By Julian Pecquet - 06/24/10 06:45 PM EDT
1) How would Kagan rule in cases involving states that prohibit health insurance plans from participating in their insurance exchange if they cover abortions?
The healthcare reform law allows states to adopt such "opt out" legislation — Arizona, Mississippi and Tennessee have already enacted it — but AUL says Kagan argued against the 1991 Supreme Court decision that underpins their right to do so. In Rust v. Sullivan the court wrote that Congress’ decision not to fund abortion “places no governmental obstacle in the path of a woman who chooses to terminate her pregnancy.” Kagan "extensively criticized" the decision, AUL says.
That was almost 20 years ago when she was on the faculty of the University of Chicago Law School, however; as a Supreme Court Justice, Kagan would be bound — to some extent — to respect the court's precedent.
2) How would she interpret President Barack Obama's executive order barring federal funds from being used to pay for abortions?
The healthcare reform law provides $9.5 billion for Community Health Centers, to which the executive order applies. But, the memo states, federal courts have "implied congressional intent to require abortion funding" when there is no statutory prohibition (there is no such prohibition in the healthcare reform law). Furthermore, AUL writes, "the Supreme Court has repeatedly affirmed that statutes cannot be 'extended' beyond their express terms by executive orders."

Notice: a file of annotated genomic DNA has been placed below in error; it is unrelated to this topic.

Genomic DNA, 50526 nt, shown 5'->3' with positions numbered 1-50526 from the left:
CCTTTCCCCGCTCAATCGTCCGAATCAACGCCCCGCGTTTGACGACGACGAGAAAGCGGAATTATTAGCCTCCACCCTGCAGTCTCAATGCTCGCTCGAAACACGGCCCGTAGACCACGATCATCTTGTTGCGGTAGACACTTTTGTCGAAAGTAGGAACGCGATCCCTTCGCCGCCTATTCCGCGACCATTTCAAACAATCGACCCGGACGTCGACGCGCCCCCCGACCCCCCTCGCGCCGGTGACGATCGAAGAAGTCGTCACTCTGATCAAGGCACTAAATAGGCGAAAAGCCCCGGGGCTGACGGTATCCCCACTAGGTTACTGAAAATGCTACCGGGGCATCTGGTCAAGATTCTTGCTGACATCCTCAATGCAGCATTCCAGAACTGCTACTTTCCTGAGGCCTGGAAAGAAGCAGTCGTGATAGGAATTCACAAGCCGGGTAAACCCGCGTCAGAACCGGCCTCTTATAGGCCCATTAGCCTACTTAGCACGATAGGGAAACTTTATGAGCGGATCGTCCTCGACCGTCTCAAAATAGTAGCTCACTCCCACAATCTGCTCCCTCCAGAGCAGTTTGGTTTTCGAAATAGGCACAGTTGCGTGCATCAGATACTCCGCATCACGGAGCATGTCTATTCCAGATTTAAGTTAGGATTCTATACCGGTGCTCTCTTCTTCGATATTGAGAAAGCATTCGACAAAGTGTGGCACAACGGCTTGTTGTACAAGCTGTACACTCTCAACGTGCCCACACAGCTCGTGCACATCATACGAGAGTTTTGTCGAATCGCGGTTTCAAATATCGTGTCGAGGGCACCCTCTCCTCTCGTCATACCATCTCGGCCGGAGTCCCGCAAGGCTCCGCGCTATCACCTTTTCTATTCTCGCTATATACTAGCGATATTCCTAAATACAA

The AUL memo however does not provide any indication of Kagan's possible thinking on the executive order issue. And the same question could be asked of any sitting member of the court — including conservatives.
"If Kagan is confirmed to the Supreme Court," the memo concludes, "will she vote to strike down opt-out state laws per her criticism of Rust that the government may not favor child-bearing over abortion? Will she strike down the restrictions on abortion placed by the executive order on (Community Health Centers) as going beyond the words of the health care law? Senators need to ask, and America deserves an answer."